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Capital Income Tax Coordination and the Income Tax Mix

Author

Listed:
  • Huizinga, Harry

    (Department of Economics, Copenhagen Business School)

  • Nielsen, Søren Bo

    (Department of Economics, Copenhagen Business School)

Abstract

Europe has seen several proposals for tax coordination only in the area of capital income taxation, leaving countries free to adjust their labor taxes. The expectation is that higher capital income tax revenues would cause countries to reduce their labor taxes. This paper shows that such changes in the mix of capital and labor taxes brought on by capital income tax coordination can potentially be welfare reducing. This reflects that in a non-cooperative equilibrium capital income taxes may be more distorting from an international perspective than are labor income taxes. Simulations with a simple model calibrated to EU public finance data suggest that countries indeed lower their labor taxes in response to higher coordinated capital income taxes. The overall welfare effects of capital income tax coordination, however, are estimated to remain positive.

Suggested Citation

  • Huizinga, Harry & Nielsen, Søren Bo, 2005. "Capital Income Tax Coordination and the Income Tax Mix," Working Papers 24-2005, Copenhagen Business School, Department of Economics.
  • Handle: RePEc:hhs:cbsnow:2005_024
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    File URL: http://openarchive.cbs.dk/cbsweb/handle/10398/7582
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    References listed on IDEAS

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    1. Clemens Fuest & Bernd Huber, 1999. "Can Tax Coordination Work?," FinanzArchiv: Public Finance Analysis, Mohr Siebeck, Tübingen, vol. 56(3/4), pages 443-443, July.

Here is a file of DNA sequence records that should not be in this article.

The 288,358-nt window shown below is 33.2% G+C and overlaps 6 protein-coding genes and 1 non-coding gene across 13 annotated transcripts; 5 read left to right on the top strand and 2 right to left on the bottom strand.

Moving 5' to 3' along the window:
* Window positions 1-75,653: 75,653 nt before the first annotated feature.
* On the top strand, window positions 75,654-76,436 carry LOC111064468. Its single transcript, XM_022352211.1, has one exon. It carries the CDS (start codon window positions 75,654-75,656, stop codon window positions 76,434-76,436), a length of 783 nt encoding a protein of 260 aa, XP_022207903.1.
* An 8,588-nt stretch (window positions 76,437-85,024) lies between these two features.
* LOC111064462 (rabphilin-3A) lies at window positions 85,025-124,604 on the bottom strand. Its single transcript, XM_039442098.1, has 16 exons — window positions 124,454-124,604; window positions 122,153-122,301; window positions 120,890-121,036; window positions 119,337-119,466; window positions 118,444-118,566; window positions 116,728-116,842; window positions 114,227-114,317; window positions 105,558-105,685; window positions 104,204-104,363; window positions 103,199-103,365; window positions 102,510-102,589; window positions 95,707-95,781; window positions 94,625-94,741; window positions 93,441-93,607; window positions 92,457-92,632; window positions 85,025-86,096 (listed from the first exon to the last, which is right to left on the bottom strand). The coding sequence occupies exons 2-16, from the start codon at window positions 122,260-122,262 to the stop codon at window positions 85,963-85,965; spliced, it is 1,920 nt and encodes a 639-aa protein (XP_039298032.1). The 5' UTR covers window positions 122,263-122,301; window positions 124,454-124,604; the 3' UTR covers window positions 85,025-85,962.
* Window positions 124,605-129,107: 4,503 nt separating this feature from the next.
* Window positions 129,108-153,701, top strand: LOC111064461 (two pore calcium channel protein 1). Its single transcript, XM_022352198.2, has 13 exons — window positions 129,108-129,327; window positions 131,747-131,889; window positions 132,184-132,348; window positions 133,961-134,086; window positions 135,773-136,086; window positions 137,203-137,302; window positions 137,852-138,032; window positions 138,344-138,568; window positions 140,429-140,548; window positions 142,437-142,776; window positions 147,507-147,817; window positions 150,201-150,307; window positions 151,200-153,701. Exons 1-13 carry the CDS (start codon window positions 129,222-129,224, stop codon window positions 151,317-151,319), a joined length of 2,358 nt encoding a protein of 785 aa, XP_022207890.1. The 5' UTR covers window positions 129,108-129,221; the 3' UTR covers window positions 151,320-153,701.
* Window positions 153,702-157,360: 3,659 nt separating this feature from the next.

2. Gatsios, Konstantine & Karp, Larry, 1992. "The Welfare Effects of Imperfect Harmonisation of Trade and Industrial Policy," Economic Journal, Royal Economic Society, vol. 102(410), pages 107-116, January.
    3. Konrad, Kai A. & Schjelderup, Guttorm, 1999. "Fortress Building in Global Tax Competition," Journal of Urban Economics, Elsevier, vol. 46(1), pages 156-167, July.
    4. van der Ploeg, Frederick, 1988. "International policy coordination in interdependent monetary economies," Journal of International Economics, Elsevier, vol. 25(1-2), pages 1-23, August.
    5. Michael P. Devereux & Rachel Griffith & Alexander Klemm, 2002. "Corporate income tax reforms and international tax competition," Economic Policy, CEPR;CES;MSH, vol. 17(35), pages 449-495, October.
    6. Mendoza, Enrique G. & Tesar, Linda L., 2005. "Why hasn't tax competition triggered a race to the bottom? Some quantitative lessons from the EU," Journal of Monetary Economics, Elsevier, vol. 52(1), pages 163-204, January.
    7. Patrick J. Kehoe, 1989. "Policy Cooperation Among Benevolent Governments May Be Undesirable," Review of Economic Studies, Oxford University Press, vol. 56(2), pages 289-296.
    8. Klein Paul & Quadrini Vincenzo & Rios-Rull Jose-Victor, 2005. "Optimal Time-Consistent Taxation with International Mobility Of Capital," The B.E. Journal of Macroeconomics, De Gruyter, vol. 5(1), pages 1-36, June.
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    Keywords

    None;

    JEL classification:

    • F20 - International Economics - - International Factor Movements and International Business - - - General
    • H87 - Public Economics - - Miscellaneous Issues - - - International Fiscal Issues; International Public Goods

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